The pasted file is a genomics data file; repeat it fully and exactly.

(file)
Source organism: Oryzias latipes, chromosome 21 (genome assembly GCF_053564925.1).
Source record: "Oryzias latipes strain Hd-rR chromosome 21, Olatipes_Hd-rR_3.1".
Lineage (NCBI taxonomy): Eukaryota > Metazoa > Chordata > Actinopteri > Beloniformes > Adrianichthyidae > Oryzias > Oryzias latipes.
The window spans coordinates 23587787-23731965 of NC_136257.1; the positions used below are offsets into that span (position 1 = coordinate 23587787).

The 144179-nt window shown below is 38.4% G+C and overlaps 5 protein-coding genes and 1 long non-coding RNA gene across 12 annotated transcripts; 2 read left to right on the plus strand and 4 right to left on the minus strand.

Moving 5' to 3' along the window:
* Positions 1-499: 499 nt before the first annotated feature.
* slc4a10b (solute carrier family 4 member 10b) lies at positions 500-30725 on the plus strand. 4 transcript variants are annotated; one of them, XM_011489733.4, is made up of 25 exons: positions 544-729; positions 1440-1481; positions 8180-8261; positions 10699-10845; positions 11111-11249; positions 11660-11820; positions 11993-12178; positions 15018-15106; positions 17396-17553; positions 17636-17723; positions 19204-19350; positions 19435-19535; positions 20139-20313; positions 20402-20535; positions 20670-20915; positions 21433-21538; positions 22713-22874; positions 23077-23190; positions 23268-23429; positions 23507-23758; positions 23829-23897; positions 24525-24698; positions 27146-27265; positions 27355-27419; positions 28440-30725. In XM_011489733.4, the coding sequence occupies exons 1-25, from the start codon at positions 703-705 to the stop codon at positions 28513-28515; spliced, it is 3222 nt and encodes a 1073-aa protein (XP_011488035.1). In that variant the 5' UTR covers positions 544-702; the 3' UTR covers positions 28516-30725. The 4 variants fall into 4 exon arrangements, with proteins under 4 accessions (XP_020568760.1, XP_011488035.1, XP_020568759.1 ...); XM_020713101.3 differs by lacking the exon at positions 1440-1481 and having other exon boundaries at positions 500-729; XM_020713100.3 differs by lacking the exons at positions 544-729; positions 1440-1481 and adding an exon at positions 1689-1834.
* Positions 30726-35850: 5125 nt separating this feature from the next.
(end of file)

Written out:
Source organism: Oryzias latipes, chromosome 21 (genome assembly GCF_053564925.1).
Source record: "Oryzias latipes strain Hd-rR chromosome 21, Olatipes_Hd-rR_3.1".
Lineage (NCBI taxonomy): Eukaryota > Metazoa > Chordata > Actinopteri > Beloniformes > Adrianichthyidae > Oryzias > Oryzias latipes.
The window spans coordinates 23587787-23731965 of NC_136257.1; the positions used below are offsets into that span (position 1 = coordinate 23587787).

The 144179-nt window shown below is 38.4% G+C and overlaps 5 protein-coding genes and 1 long non-coding RNA gene across 12 annotated transcripts; 2 read left to right on the plus strand and 4 right to left on the minus strand.

Moving 5' to 3' along the window:
* Positions 1-499: 499 nt before the first annotated feature.
* slc4a10b (solute carrier family 4 member 10b) lies at positions 500-30725 on the plus strand. 4 transcript variants are annotated; one of them, XM_011489733.4, is made up of 25 exons: positions 544-729; positions 1440-1481; positions 8180-8261; positions 10699-10845; positions 11111-11249; positions 11660-11820; positions 11993-12178; positions 15018-15106; positions 17396-17553; positions 17636-17723; positions 19204-19350; positions 19435-19535; positions 20139-20313; positions 20402-20535; positions 20670-20915; positions 21433-21538; positions 22713-22874; positions 23077-23190; positions 23268-23429; positions 23507-23758; positions 23829-23897; positions 24525-24698; positions 27146-27265; positions 27355-27419; positions 28440-30725. In XM_011489733.4, the coding sequence occupies exons 1-25, from the start codon at positions 703-705 to the stop codon at positions 28513-28515; spliced, it is 3222 nt and encodes a 1073-aa protein (XP_011488035.1). In that variant the 5' UTR covers positions 544-702; the 3' UTR covers positions 28516-30725. The 4 variants fall into 4 exon arrangements, with proteins under 4 accessions (XP_020568760.1, XP_011488035.1, XP_020568759.1 ...); XM_020713101.3 differs by lacking the exon at positions 1440-1481 and having other exon boundaries at positions 500-729; XM_020713100.3 differs by lacking the exons at positions 544-729; positions 1440-1481 and adding an exon at positions 1689-1834.
* Positions 30726-35850: 5125 nt separating this feature from the next.